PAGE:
Thanks.  Yep, I think OS + CL (2 drive RAID1) will provide the best balance of reduced headaches / performance.  I'll also be pondering 1 drive OS, 1 drive CL as well.
On Wed, Oct 31, 2012 at 9:27 PM, aaron morton <aaron@thelastpickle.com> wrote:
Good question. 

The is a comment on the DS blog or docs somewhere that says on EC2 running the commit log on the raid-0 ephemeral is preferred. I think the recommendation was specifically about how the disks are setup on EC2.

While the commit log will be competing with logs and everything else on the OS volume, it would be competing with C* reads, Memtable flushing, compacting and repairing on the data volume. 

The only way to be sure is to test both setups. 

Cheers

-----------------
Aaron Morton
Freelance Developer
@aaronmorton

On 31/10/2012, at 1:11 PM, Ran User <ranuser99@gmail.com> wrote:

Is there a concern of a large falloff in commit log write performance (sequential) when sharing 2 drives (RAID 1) with the OS (os and services writing their own logs, etc)?  Do you expect the hit to be marginal?

 
On Tue, Oct 30, 2012 at 7:58 PM, aaron morton <aaron@thelastpickle.com> wrote:
We also have 4-disk nodes, and we use the following layout:
2 x OS + Commit in RAID 1
2 x Data disk in RAID 0
+1

You are replicating data at the application level and want the fastest possible IO performance per node. 

 You can already distribute the
individual Cassandra column families on different drives by just
setting up symlinks to the individual folders.
There are some features coming in 1.2 that make using a JBOD setup easier. 

Cheers

-----------------
Aaron Morton
Freelance Developer
@aaronmorton

On 30/10/2012, at 9:23 PM, Pieter Callewaert <pieter.callewaert@be-mobile.be> wrote:

We also have 4-disk nodes, and we use the following layout:
2 x OS + Commit in RAID 1
2 x Data disk in RAID 0
 
This gives us the advantage we never have to reinstall the node when a drive crashes.
 
Kind regards,
Pieter
 
 
From: Ran User [mailto:ranuser99@gmail.com] 
Sent: dinsdag 30 oktober 2012 4:33
To: user@cassandra.apache.org
Subject: Re: idea drive layout - 4 drives + RAID question
 
Have you considered running RAID 10 for the data drives to improve MTBF?  
 
On one hand Cassandra is handling redundancy issues, on the other hand, reducing the frequency of dealing with failed nodes is attractive if cheap (switching RAID levels to 10).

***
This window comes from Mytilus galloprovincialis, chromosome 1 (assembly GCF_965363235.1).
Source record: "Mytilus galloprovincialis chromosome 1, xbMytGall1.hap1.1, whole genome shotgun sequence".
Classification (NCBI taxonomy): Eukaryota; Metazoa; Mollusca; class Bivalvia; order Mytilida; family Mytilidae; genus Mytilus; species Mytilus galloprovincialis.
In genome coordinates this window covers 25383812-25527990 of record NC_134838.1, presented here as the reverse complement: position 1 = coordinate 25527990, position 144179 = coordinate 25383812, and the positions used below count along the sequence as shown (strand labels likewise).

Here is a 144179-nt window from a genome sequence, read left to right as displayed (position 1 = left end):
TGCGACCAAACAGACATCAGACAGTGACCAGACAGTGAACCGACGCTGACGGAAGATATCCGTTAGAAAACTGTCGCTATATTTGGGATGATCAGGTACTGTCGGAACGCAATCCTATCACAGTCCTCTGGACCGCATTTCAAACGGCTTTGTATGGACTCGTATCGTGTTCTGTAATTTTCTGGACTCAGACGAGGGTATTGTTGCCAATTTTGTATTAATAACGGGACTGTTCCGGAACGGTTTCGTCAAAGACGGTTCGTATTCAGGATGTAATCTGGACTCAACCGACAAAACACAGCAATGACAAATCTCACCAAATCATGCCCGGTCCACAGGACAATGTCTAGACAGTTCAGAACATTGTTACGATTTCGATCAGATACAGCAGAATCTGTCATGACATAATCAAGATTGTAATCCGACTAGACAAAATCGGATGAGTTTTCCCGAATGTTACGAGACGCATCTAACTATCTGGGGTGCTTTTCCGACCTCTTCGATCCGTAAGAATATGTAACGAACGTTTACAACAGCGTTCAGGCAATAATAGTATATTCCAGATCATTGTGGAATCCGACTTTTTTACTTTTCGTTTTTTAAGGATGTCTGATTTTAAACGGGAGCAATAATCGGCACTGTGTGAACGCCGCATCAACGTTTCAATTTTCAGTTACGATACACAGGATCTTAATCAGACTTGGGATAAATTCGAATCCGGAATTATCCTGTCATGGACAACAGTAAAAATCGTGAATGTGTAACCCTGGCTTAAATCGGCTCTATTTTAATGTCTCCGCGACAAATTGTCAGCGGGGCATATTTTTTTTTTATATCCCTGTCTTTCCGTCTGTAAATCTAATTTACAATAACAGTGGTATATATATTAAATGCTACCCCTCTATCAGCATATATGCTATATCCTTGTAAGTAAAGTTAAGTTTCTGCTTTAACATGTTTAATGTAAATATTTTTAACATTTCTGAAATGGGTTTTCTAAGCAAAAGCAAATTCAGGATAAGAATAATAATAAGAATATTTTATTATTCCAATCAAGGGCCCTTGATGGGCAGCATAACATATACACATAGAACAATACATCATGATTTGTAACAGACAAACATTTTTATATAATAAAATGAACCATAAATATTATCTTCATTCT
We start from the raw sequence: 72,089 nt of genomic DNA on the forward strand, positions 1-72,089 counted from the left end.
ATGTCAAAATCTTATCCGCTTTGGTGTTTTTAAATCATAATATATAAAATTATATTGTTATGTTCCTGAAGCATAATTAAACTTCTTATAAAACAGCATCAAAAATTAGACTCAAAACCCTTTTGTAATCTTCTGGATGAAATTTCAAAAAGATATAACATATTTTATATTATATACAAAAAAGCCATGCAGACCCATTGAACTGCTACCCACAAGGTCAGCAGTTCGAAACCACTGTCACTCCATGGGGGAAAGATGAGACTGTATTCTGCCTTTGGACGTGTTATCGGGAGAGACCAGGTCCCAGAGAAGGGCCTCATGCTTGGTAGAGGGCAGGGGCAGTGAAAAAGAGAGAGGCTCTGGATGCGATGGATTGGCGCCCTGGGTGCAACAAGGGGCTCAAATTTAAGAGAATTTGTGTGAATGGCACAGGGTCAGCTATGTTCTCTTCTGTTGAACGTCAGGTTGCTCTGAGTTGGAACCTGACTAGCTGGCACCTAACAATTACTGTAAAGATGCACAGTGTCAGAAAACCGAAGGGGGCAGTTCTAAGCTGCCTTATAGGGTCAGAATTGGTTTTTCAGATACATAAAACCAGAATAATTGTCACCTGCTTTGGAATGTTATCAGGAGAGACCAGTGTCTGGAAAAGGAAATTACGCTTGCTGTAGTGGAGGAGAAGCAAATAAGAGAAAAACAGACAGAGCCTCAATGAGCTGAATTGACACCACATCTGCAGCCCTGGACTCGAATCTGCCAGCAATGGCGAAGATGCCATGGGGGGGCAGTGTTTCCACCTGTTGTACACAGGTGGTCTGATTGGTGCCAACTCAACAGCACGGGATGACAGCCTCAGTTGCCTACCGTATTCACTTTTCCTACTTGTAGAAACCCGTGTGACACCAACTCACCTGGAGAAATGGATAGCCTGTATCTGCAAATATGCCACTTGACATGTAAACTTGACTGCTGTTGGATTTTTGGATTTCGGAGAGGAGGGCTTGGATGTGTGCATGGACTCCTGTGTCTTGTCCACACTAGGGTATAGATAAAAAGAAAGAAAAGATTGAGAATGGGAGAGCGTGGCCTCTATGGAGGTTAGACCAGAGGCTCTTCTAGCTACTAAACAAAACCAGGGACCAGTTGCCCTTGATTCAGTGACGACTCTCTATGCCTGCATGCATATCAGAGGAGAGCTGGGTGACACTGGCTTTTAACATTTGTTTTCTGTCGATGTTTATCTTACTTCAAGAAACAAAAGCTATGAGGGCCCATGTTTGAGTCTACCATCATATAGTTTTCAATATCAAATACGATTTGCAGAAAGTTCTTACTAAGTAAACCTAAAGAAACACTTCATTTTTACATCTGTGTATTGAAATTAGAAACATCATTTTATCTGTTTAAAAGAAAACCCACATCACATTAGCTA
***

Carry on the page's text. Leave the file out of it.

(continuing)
We have no experience with software RAID (have always used hardware raid with BBU).  I'm assuming software RAID 1 or 10 (the mirroring part) is inherently reliable (perhaps minus some edge case).

On Tue, Oct 30, 2012 at 1:07 AM, Tupshin Harper <tupshin@tupshin.com> wrote:

I would generally recommend 1 drive for OS and commit log and 3 drive raid 0 for data. The raid does give you good performance benefit, and it can be convenient to have the OS on a side drive for configuration ease and better MTBF.

-Tupshin

On Oct 29, 2012 8:56 PM, "Ran User" <ranuser99@gmail.com> wrote:
I was hoping to achieve approx. 2x IO (write and read) performance via RAID 0 (by accepting a higher MTBF).
 
Do believe the performance gains of RAID0 are much lower and/or are not worth it vs the increased server failure rate?
 
>From my understanding, RAID 10 would achieve the read performance benefits of RAID 0, but not the write benefits.  I'm also considering RAID 10 to maximize server IO performance. 
 
Currently, we're working with 1 CF.
 
 

Thank you

On Mon, Oct 29, 2012 at 11:51 PM, Timmy Turner <timm.turn@gmail.com> wrote:
I'm not sure whether the raid 0 gets you anything other than headaches
should one of the drives fail. You can already distribute the
individual Cassandra column families on different drives by just
setting up symlinks to the individual folders.

2012/10/30 Ran User <ranuser99@gmail.com>:
> For a server with 4 drive slots only, I'm thinking:
>
> either:
>
> - OS (1 drive)
> - Commit Log (1 drive)
> - Data (2 drives, software raid 0)
>
> vs
>
> - OS  + Data (3 drives, software raid 0)
> - Commit Log (1 drive)
>
> or something else?
>
> also, if I can spare the wasted storage, would RAID 10 for cassandra data
> improve read performance and have no effect on write performance?
>
> Thank you!